Picture of sea vessel plough through rough maritime conditions

Innovations in marine technology, pioneered through Open Access research...

Strathprints makes available scholarly Open Access content by researchers in the Department of Naval Architecture, Ocean & Marine Engineering based within the Faculty of Engineering.

Research here explores the potential of marine renewables, such as offshore wind, current and wave energy devices to promote the delivery of diverse energy sources. Expertise in offshore hydrodynamics in offshore structures also informs innovations within the oil and gas industries. But as a world-leading centre of marine technology, the Department is recognised as the leading authority in all areas related to maritime safety, such as resilience engineering, collision avoidance and risk-based ship design. Techniques to support sustainability vessel life cycle management is a key research focus.

Explore the Open Access research of the Department of Naval Architecture, Ocean & Marine Engineering. Or explore all of Strathclyde's Open Access research...

An exploratory investigation into the impact of international paradigmatic trends on Arab architectural education

Salama, Ashraf M (2007) An exploratory investigation into the impact of international paradigmatic trends on Arab architectural education. Global Built Environment Review, 6 (1). pp. 31-43. ISSN 1474-6824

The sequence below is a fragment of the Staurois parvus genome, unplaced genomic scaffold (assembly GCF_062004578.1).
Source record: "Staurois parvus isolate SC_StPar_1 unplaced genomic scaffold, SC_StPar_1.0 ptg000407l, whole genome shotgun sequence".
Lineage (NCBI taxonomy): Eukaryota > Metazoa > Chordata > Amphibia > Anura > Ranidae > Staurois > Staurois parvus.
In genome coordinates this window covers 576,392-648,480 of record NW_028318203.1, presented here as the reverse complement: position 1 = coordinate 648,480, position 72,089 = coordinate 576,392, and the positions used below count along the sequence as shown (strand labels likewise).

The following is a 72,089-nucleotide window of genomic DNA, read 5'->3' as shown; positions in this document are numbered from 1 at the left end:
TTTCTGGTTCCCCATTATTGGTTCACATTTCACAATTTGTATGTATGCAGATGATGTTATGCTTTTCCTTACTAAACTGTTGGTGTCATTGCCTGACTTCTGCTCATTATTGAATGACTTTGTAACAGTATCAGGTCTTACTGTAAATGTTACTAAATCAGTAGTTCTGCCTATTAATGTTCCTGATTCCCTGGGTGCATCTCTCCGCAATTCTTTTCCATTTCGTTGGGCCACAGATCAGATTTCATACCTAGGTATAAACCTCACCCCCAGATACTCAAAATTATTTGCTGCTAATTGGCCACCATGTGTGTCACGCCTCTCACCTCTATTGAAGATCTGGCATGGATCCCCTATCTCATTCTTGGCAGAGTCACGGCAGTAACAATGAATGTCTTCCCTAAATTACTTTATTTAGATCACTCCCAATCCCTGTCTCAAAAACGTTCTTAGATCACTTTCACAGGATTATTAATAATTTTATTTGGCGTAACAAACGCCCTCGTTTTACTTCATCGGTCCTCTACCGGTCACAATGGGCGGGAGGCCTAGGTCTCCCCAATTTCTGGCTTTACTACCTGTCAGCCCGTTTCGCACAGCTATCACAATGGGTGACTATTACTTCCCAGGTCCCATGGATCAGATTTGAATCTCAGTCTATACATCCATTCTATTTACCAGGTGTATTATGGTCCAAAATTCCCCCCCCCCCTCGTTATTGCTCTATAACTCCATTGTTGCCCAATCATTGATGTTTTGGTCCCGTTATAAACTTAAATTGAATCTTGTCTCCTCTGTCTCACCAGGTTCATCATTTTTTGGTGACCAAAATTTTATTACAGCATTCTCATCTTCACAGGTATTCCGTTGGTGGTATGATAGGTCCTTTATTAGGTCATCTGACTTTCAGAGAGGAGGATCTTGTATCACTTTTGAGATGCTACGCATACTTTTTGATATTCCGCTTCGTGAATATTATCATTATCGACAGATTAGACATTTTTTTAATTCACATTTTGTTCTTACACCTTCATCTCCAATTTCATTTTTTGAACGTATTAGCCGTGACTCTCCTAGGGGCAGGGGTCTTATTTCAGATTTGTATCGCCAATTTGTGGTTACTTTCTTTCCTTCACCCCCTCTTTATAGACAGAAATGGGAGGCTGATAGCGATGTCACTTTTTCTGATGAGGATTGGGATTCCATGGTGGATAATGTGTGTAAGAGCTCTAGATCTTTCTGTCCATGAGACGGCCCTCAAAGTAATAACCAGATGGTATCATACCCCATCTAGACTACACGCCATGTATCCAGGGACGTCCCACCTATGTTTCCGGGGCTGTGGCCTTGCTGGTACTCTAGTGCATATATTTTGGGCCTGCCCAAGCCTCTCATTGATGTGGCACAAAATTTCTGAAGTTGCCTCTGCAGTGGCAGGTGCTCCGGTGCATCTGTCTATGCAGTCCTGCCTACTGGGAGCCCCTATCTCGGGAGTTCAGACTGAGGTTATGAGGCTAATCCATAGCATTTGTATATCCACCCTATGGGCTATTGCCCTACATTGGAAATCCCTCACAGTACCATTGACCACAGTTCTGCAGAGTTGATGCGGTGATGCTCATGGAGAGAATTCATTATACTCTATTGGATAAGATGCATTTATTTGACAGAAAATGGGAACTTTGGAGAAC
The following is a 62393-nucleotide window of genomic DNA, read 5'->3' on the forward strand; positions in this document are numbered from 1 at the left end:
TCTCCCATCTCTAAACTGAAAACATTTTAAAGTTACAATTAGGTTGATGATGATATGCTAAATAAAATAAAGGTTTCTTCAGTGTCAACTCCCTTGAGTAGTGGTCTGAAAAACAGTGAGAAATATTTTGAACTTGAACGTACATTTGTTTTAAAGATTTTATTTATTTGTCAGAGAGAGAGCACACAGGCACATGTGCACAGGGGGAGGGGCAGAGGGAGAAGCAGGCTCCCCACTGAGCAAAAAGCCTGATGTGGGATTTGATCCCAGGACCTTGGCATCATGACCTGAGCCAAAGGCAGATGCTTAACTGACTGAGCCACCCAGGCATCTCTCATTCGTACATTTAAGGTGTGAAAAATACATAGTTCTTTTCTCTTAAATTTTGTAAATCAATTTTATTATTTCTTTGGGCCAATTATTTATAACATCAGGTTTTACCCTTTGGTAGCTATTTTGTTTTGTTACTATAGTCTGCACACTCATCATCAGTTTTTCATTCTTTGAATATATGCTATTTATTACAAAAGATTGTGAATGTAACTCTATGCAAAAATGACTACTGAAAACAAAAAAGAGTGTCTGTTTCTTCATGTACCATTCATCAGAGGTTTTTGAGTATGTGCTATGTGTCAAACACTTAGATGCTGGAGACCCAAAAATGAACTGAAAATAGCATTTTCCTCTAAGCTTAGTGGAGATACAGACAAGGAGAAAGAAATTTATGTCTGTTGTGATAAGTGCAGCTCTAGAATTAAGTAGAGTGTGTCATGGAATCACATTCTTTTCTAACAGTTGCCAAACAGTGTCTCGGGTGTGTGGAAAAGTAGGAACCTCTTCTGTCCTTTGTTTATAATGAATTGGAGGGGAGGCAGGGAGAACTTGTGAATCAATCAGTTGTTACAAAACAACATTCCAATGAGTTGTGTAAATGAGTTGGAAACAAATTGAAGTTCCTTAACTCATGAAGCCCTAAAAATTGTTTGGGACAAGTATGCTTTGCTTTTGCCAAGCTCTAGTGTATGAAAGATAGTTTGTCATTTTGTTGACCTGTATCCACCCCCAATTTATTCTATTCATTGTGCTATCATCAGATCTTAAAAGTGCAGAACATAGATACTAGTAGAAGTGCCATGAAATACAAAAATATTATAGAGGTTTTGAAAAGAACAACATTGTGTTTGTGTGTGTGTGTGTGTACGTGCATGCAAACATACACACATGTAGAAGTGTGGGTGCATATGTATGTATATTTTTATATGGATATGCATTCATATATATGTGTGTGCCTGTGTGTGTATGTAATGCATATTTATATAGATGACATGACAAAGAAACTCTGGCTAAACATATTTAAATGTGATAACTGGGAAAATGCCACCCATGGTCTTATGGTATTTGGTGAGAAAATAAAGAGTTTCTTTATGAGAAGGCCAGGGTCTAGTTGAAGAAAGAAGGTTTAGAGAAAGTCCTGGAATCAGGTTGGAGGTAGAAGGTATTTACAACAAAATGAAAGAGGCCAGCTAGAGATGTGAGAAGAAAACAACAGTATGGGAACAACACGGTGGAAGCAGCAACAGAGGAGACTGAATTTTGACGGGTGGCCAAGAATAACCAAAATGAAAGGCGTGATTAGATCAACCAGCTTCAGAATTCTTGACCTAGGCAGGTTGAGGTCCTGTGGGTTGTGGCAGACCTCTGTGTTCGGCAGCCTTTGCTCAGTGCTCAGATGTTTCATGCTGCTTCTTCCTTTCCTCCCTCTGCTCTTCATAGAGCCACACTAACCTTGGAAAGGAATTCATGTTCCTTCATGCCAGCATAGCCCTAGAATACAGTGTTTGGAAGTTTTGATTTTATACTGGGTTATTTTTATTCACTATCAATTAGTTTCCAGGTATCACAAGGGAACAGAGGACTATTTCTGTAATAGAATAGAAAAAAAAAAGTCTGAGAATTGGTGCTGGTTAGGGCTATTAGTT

[img]
Preview
PDF (Salama-GBER-2007-Exploratory-Investigation-into-the-Impact-of-International-Paradigmatic-Trends-on-Arab-Architectural-Education)
Salama_GBER_2007_Exploratory_Investigation_into_the_Impact_of_International_Paradigmatic_Trends_on_Arab_Architectural_Education.pdf
Final Published Version

Download (104kB) | Preview

Abstract

While the development of Arab architectural education avows that there has been continuous influence of worldwide trends on the educational process, architectural schools in the Arab world are often accused of being largely unconcerned with the debates and trends raised by the international community. Testing this hypothesis required tracing three major paradigmatic trends in Arab architectural education: environment-behavior studies, sustainability and environmental consciousness, and digital and virtual practices. There is in fact a great deal of discussions in design and architecture circles on these trends, and widely varying opinions as to why and how they need to be introduced in architectural curricula. An investigation of 14 programs in 8 Arab countries was conducted based on literature reviews and preliminary content analysis of the online and printed prospectuses. The analysis reveals that in some programs courses addressing these trends have not reached mature levels, while other programs were able to address the balance between the trends in their curricula. The paper concludes by a prologue for the future of Arab architectural education, arguing for balancing and harmonizing these trends, adapting them to the norms defined by a particular culture or a locality, while integrating them into studio teaching practices.